About the Panelists
Prof. Mag. Hannah Lessing is Secretary-General of the National Fund of the Republic of Austria for Victims of National Socialism has been responsible for the administrative and organizational management of the National Fund of the Republic of Austria for Victims of National Socialism since 1995, for the General Settlement Fund for Victims of National Socialism (May 2001 – April 2022) and the Fund for the Restoration of the Jewish cemeteries in Austria since 2010. She also is the Co-Head of the Austrian Delegation of the “International Holocaust Remembrance Alliance“. Lessing participated in the negotiations on compensation topics conducted by Under-Secretary of State Stuart Eizenstat, member of the Austrian delegation headed by Ambassador Sucharipa for the Joint Statement signed in Washington in January 2001. She also has lectured extensively on the National Fund and the General Settlement Fund, as well as in connection with international commemoration activities regarding the Holocaust. Image Credits: Nationalfonds/Peter Rigaud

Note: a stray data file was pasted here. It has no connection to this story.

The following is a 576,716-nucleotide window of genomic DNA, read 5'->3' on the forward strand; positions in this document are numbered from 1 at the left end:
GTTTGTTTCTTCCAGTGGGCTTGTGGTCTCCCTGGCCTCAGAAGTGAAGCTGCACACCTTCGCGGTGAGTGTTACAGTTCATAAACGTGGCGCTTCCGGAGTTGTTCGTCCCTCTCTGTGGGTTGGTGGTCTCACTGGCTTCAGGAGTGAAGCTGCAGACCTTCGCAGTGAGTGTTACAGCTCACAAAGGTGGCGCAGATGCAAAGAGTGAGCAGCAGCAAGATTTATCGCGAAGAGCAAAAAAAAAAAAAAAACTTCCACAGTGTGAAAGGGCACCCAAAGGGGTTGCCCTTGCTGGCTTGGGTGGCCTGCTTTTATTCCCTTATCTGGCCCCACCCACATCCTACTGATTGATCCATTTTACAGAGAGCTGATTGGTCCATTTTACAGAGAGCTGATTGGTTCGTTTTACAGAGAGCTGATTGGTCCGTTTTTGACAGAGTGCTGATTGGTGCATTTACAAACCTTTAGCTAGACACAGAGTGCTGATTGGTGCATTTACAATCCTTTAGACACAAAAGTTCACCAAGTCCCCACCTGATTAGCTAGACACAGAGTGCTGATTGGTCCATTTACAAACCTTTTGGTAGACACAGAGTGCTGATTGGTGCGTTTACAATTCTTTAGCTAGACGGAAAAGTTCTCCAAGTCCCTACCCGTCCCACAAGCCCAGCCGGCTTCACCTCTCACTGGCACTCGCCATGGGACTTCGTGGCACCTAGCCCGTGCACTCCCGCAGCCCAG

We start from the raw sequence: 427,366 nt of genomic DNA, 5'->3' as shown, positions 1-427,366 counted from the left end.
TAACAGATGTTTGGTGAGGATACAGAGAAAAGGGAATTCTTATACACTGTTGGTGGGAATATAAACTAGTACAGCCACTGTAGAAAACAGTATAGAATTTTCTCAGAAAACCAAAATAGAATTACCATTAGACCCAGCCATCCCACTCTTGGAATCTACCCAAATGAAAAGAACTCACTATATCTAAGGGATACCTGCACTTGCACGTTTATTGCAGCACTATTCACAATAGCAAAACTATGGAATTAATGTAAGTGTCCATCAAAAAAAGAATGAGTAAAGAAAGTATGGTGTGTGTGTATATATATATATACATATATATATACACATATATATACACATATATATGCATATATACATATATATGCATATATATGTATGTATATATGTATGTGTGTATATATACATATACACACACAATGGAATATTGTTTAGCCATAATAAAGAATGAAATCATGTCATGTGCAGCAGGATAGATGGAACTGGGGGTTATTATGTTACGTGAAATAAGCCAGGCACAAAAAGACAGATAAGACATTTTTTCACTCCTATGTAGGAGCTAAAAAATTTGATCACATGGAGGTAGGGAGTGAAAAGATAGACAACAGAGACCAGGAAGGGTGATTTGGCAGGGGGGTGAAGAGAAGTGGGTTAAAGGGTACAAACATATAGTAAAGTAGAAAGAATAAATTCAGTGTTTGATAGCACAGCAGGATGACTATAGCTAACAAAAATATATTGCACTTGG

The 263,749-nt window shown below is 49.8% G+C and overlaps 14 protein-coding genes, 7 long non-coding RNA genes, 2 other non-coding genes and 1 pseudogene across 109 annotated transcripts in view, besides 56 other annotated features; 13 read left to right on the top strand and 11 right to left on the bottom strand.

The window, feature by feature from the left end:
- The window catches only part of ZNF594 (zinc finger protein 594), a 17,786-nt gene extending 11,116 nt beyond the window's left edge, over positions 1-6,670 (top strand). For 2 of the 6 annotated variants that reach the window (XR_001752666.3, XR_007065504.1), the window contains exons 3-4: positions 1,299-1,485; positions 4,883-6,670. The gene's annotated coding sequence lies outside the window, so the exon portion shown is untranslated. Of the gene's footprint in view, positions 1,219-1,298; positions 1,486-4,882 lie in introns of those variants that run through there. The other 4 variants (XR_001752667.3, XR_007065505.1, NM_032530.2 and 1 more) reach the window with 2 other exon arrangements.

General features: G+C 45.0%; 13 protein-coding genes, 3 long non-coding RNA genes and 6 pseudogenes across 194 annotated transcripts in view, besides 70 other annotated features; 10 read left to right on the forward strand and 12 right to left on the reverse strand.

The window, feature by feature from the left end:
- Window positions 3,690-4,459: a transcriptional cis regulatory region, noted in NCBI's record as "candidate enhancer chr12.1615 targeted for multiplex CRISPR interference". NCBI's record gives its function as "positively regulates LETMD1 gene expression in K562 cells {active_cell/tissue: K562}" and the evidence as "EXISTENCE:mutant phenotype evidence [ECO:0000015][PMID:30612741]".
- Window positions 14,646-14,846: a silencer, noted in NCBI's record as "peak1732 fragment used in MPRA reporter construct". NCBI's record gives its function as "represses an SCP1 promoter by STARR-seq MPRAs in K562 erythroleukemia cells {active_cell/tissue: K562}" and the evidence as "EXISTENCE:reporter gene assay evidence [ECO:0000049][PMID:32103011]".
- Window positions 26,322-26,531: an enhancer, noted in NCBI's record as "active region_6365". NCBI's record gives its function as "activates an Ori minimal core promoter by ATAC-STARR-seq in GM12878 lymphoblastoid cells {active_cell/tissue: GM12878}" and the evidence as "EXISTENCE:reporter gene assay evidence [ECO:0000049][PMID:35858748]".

Karin Hanta, a trained simultaneous interpreter, completed a doctorate in translation studies at the University of Vienna. In her monograph Zurück zur Muttersprache: Austro-amerikanische ExilschriftstellerInnen im österreichischen literarischen Feld (Mandelbaum, 2020), she focused on the role of translation in the creation of Austrian memory culture. For Hentrich & Hentrich Press, she brought Stefan and Lotte Zweig’s Letters from South America, written in English, back into German in 2017. She is currently preparing an exhibition on Lore Segal’s life and work for Bezirksmuseum Josefstadt in Vienna and translating Lore Segal’s book Ladies’ Lunch for Nagel & Kimche Press into German. Her research interest stems from her family’s history. The granddaughter of a survivor classified as a Mischling by the Nazi regime and of a member of the Slovenian minority, she has barely begun to scratch the surface of her working-class family’s story. Image Credits: Karin Hanta